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QE and the Price of Gold



September 19, 2012 – Comments (6) | RELATED TICKERS: GLD

I often read a lot of talk about QE and the price of gold. Many have claimed that all of this QE will result in surging gold prices (read the comment section at Zero Hedge for some examples). What I haven't heard is how that actually works. What I'd like to see is a decent theory (model) with actual supporting data. 

What I'll present are some data that, at least, call the idea into question. I'm well aware that the issue is probably far more complicated than I'm presenting it but that's actually my point.

First, let's look at Gold and M0 from 2009 to the present:

There seems to be a nice linear relationship between M0 and the price of gold. Unforutnately if we attempt to apply this relationship back in time the picture doesn't look so pretty:

Why it doesn't work can be easily seen by looking at gold and M0 from 1968-2009. 

The relationship is clearly not linear. It wasn't even always an increasing relationship which I think is a critical conclusion from the simplistic model that increases in M0 should result in increases in the price of gold. 

I think the evidence suggests to me that I ought to remain skeptical about the alleged relationship between M0 and gold. That isn't to say that there isn't one; there may very well be, but I think it's far more complicated than many make this out to be. 

I am sympathetic to the fact that there's probably a psychological factor to all of this. So long as people believe that there is a relationship, that alone could drive prices in the short-term. But I don't see why that would result in a long-term effect. There are other variables to consider, of course, (but that's kind of the point).

Anyone out there with a better model? 

6 Comments – Post Your Own

#1) On September 19, 2012 at 1:55 PM, XMFSinchiruna (26.44) wrote:

Historical correlative analysis will offer little help when interpreting global monetary developments of unprecedented nature and scale.

I understand your reluctance, value the contrarian tendancy, and applaud your quantitative efforts, but you can rest assured there is every reason to anticipate a substantial price impact upon gold from expanding central-bank balance sheets not just in the U.S. but worldwide.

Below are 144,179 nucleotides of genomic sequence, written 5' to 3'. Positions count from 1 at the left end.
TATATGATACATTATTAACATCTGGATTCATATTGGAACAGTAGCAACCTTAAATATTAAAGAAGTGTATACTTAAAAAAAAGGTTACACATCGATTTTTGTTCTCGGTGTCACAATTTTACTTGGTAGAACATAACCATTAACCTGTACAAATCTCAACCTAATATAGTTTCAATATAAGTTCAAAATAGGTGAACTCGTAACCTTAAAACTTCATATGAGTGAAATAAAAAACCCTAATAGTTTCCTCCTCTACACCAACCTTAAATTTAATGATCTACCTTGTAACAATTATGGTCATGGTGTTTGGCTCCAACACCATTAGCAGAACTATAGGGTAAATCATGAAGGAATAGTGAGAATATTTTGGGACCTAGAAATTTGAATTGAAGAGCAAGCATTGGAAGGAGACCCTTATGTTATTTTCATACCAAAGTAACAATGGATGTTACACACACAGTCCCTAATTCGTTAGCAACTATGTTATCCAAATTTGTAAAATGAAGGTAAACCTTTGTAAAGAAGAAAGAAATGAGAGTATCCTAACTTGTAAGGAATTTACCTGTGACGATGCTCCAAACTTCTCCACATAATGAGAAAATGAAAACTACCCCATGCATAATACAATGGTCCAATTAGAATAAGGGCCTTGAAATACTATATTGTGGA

In short, I do believe I can offer a better model. It's a qualitative one:

Best of luck to you, and I hope you'll consider even a tiny allocation to gold to participate on this QE3 rally.

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#2) On September 19, 2012 at 3:01 PM, somrh (85.34) wrote:

The unprecedented nature of this actually makes your case that much more difficult to make, imo. I wouldn't draw any conclusions from unprecedented developments. The sample size is too small. 

When I get time I'll take a closer look at your blog (and may respond there.)

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#3) On September 19, 2012 at 9:32 PM, awallejr (35.12) wrote:

Well just to throw another curveball here, gold really has two influences on price, hedge on inflation and hedge on chaos.  Unless your model factors in both you could get distortions I suppose.

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#4) On September 19, 2012 at 10:10 PM, somrh (85.34) wrote:


That actually does remind me that I was eventually going to get around to the hyperinflation element to gold. I actually attempted to construct a model for "hyperinflation insurance".

The problem is its extremely sensitive to initial assumptions. You basically have to model the probability of an hyperinflation event happening and also model the magnitude of such an event. 

They looked at something similar in The Golden Dilemma (see exhibit 16 on pg 21 - they only vary the probabilities and leave the hyperinflation magnitude fixed).

So I think you're right, if there's a relatively high expectation of chaos then that could easily drive the price of gold. 

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#5) On September 19, 2012 at 10:33 PM, AvianFlu (< 20) wrote:

For more perspective of money printing not only in the US but historically in various other nations you might want to read some Milton Friedman. I suggest "Free to Choose" and "Money Mischief". A great biography is "Millionaire : The Philanderer, Gambler, and Duelist Who Invented Modern Finance" about hyperinflation and money printing in 1700s France. Also, "When Money Dies" a book about Weimar hyperinflation. I felt that this last book was a little disappointing as regards cause and effect, but the accounts of what happened to the mass psychology was of great interest.

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#6) On September 19, 2012 at 11:40 PM, Lulupoopsalot (62.73) wrote:

I think the second chart you put up deserves a lot of attention.  Up till about 2008 gold to me there reads like a historical snapshot of our country in the highs and lows of fear against a backdrop of steady M0.  But look at the recent trend with the huge increase in both.  Now we're in for some serious trouble because we don't have historical analysis that is going to be able to give any insight on the inflation we're about to experience.  That makes me afraid and therefore I want to own gold.  It's all about fear in the end.  Fear of inflation even.

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